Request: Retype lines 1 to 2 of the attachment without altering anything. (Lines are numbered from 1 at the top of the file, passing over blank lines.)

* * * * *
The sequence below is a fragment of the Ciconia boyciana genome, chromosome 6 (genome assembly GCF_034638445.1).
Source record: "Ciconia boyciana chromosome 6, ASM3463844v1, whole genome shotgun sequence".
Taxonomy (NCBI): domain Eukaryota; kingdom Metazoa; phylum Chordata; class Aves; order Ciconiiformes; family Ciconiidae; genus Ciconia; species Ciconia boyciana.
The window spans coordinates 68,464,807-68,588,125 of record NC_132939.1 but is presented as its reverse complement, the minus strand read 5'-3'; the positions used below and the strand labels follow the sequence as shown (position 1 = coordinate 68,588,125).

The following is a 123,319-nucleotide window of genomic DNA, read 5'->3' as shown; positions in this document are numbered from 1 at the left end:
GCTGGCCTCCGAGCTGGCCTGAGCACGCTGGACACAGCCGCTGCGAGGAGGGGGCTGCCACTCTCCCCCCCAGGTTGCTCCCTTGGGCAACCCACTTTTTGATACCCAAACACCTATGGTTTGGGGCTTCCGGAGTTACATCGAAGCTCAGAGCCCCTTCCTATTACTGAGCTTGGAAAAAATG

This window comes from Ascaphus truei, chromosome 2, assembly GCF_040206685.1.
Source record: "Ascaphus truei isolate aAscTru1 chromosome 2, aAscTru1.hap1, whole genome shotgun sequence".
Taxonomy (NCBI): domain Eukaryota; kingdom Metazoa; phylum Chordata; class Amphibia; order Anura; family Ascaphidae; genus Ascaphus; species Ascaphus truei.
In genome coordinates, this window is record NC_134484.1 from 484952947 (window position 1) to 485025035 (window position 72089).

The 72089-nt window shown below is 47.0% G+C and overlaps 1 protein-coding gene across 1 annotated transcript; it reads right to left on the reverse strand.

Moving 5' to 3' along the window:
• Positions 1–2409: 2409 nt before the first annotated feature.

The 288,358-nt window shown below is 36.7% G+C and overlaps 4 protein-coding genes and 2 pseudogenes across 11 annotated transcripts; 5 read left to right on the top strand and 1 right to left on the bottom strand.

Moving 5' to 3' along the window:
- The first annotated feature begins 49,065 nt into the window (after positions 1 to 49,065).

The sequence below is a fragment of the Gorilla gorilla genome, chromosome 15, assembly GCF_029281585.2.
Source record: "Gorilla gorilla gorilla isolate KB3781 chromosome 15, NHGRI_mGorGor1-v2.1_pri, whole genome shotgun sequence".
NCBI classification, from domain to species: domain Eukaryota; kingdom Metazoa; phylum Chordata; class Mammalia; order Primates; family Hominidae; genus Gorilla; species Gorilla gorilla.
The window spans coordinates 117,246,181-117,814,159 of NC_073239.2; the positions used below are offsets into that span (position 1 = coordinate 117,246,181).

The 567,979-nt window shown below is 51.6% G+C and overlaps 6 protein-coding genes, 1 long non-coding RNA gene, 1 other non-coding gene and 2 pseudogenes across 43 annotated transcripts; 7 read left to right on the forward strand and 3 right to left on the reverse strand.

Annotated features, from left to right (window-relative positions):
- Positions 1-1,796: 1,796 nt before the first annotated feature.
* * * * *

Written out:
The sequence below is a fragment of the Ciconia boyciana genome, chromosome 6 (genome assembly GCF_034638445.1).
Source record: "Ciconia boyciana chromosome 6, ASM3463844v1, whole genome shotgun sequence".